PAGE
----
When even the French turn up their noses at the controversial delicacy, you know it’s serious.
France has placed a temporary ban on foie gras, but the reason for halting production may not be what you think: A case of bird flu (an H5N1 strain) was detected on a farm in the Dordogne region of Southern France last November, and the area’s producers would like to avoid a wider outbreak. The government has placed a ban on the production of foie gras for three months this summer—in fact, no ducks or geese will be allowed to be kept in slaughterhouses until August. This is estimated to result in the temporary unemployment of over 4,000 workers, and a shortage of 9 million ducks (in addition to foie gras) at market.
There’s a dark irony to the ban coming now, in response to public health concerns, when animal rights advocates have been banging the drum to outlaw foie gras for decades. As you likely know, foie gras production involves a grim practice called gavage, which involves force-feeding birds with a tube leading into the stomach. The goal is to fatten the liver in a way that traditional feeding cannot — these engorged livers weigh five times what they normally would. This leads to foie’s distinctively rich flavor and texture.
A handful of global foie producers (like this one in Spain or this one in upstate New York) claim that they have worked out a kinder, gentler gavage, but these are certainly the global exception. In France especially, the majority of foie producers are large-scale agricultural concerns, not unlike corporate poultry plants in the U.S. Numerous countries have outlawed foie gras production due to its force-feeding practices, and California placed a ban on serving the delicacy in 2014 before it was deemed unconstitutional.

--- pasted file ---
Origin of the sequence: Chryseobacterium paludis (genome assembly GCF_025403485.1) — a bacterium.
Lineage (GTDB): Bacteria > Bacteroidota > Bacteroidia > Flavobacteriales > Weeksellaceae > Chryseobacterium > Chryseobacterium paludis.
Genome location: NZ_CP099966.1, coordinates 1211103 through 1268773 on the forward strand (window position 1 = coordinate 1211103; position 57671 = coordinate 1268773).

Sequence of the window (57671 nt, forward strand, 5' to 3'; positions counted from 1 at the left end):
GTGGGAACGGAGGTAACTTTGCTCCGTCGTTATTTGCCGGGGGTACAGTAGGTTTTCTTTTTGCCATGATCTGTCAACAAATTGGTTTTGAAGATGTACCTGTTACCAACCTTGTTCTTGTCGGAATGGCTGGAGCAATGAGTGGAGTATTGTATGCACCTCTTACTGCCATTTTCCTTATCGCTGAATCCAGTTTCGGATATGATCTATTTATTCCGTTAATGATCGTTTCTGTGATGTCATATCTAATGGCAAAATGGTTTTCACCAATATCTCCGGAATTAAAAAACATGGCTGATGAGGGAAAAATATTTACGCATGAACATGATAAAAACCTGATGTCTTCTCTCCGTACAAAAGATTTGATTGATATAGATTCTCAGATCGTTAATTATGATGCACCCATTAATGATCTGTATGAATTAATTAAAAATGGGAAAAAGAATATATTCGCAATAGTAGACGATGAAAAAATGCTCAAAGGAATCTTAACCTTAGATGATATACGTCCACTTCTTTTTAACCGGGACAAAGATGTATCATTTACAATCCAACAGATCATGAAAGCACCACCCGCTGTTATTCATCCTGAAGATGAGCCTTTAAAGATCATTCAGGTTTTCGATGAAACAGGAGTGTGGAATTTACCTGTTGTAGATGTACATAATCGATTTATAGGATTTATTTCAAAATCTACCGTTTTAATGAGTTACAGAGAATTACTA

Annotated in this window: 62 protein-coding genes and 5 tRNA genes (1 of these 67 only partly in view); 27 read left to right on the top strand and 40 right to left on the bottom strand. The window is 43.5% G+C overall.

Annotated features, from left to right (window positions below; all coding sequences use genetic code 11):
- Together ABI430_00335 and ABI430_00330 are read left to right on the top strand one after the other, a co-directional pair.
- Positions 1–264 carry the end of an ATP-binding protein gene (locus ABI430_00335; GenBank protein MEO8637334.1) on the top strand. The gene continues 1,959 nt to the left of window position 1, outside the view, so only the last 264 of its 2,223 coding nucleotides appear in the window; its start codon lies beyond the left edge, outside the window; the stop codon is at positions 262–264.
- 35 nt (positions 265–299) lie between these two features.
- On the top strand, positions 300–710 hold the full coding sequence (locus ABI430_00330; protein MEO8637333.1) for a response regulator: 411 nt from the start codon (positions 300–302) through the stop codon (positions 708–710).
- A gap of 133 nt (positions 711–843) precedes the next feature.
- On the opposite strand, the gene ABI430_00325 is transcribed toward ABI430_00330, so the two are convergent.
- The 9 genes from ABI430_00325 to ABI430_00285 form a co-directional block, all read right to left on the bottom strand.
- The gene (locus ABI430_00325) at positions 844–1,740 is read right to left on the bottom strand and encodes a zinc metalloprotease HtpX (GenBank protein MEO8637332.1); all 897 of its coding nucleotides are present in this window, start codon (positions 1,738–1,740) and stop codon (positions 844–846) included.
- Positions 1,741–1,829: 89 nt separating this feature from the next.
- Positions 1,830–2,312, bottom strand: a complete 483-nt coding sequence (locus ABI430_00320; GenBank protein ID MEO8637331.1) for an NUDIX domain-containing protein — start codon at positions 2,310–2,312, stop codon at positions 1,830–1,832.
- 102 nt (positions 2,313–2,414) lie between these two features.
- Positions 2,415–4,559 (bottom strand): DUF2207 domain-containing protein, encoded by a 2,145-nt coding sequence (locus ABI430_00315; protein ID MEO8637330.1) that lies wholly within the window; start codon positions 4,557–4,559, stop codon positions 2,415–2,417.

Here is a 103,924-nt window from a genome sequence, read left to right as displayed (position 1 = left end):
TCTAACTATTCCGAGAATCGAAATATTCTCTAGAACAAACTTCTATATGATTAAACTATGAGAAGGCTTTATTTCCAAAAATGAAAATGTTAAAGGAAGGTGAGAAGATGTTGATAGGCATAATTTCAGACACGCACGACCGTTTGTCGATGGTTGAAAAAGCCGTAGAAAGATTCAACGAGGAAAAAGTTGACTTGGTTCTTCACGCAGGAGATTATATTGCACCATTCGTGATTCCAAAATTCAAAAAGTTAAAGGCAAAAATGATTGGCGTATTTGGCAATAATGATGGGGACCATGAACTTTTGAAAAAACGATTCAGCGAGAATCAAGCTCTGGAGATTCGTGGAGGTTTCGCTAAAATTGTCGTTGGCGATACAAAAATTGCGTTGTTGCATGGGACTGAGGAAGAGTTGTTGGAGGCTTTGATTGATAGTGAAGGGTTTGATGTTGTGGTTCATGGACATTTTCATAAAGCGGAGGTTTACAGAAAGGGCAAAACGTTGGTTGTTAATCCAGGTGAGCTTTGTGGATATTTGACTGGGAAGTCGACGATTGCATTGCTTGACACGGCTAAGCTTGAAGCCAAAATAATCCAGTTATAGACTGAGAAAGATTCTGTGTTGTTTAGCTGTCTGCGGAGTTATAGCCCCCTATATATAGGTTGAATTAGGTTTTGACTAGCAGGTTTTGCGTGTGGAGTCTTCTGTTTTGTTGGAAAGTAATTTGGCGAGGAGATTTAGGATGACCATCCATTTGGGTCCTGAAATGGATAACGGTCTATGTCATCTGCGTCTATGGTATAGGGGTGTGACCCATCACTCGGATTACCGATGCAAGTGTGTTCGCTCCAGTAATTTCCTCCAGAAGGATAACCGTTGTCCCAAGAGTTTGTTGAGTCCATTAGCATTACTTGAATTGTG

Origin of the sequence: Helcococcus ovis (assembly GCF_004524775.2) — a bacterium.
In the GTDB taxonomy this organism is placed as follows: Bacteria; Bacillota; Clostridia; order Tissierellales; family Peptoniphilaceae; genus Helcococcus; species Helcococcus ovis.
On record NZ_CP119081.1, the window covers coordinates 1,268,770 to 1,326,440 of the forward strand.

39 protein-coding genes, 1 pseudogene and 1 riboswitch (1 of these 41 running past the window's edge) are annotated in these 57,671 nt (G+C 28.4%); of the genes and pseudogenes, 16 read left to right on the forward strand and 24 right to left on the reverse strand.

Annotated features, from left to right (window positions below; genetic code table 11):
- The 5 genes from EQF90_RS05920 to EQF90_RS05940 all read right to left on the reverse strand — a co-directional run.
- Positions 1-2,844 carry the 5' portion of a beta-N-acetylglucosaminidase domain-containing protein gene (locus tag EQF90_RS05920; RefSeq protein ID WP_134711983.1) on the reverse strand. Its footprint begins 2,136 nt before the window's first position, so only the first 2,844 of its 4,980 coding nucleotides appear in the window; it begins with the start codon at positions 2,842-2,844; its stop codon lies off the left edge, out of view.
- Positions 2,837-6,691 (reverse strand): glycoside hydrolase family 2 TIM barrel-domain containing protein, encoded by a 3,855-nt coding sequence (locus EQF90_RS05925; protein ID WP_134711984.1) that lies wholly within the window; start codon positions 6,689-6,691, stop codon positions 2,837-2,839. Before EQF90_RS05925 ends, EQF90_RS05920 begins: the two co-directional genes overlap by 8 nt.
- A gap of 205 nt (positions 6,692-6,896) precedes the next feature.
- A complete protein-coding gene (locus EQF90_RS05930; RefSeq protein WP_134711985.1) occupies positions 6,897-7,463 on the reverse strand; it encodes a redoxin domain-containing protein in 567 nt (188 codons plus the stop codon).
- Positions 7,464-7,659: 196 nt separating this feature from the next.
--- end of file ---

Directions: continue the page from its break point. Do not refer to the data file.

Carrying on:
There seemed little risk of France ever implementing its own ban — foie gras is one of their most indelible items of cultural significance. It’s actually written into national law there: Foie gras belongs to the protected cultural and gastronomical heritage of France. That said, public health concerns may trump France’s fierce culinary pride; if baguettes were spreading syphilis, those would have to go too.
"I think it is more dangerous for small producers who can not ensure the future as easily as the big companies," said Marie-Pierre Tamagnon, press officer with the Interprofession des Vins de Bergerac et de Duras. "But the essential thing is to protect them because they meet high standards of quality (home grown cereals for feeding, for example) and consumers should keep buying their products from them."
Gazing at one of their empty barns, French foie producer Florence Lasserre was circumspect: "Usually it's full here, and it feels a bit lonely now, but the main thing is that the virus doesn't return." But this isn’t the first time France has been embroiled in a tug-o-war between health risk and culinary heritage. Over 50 different kinds of traditional French cheeses have disappeared from the market over the past 30 years, mostly due to the ongoing public health debate about raw (a.k.a. unpasteurized) milk. The ever-vanishing fromage has become such an issue that even Prince Charles has taken a stand. (Oh, and trying to get raw milk cheese in the U.S.? Good luck.)
France has, thankfully, had relatively few cases of large-scale contamination over the past 20 years (a 2012 olive-almond tapenade botulism scare being a notable exception), with front-end due-diligence a painful, but necessary, step to avoid potential disaster. If nothing else, France values its foie gras—and producers. The French Ministry of Agriculture has announced that it will compensate farmers for their estimated loss, upwards of €130 million. At the very least, it’s always good to know the government has your back.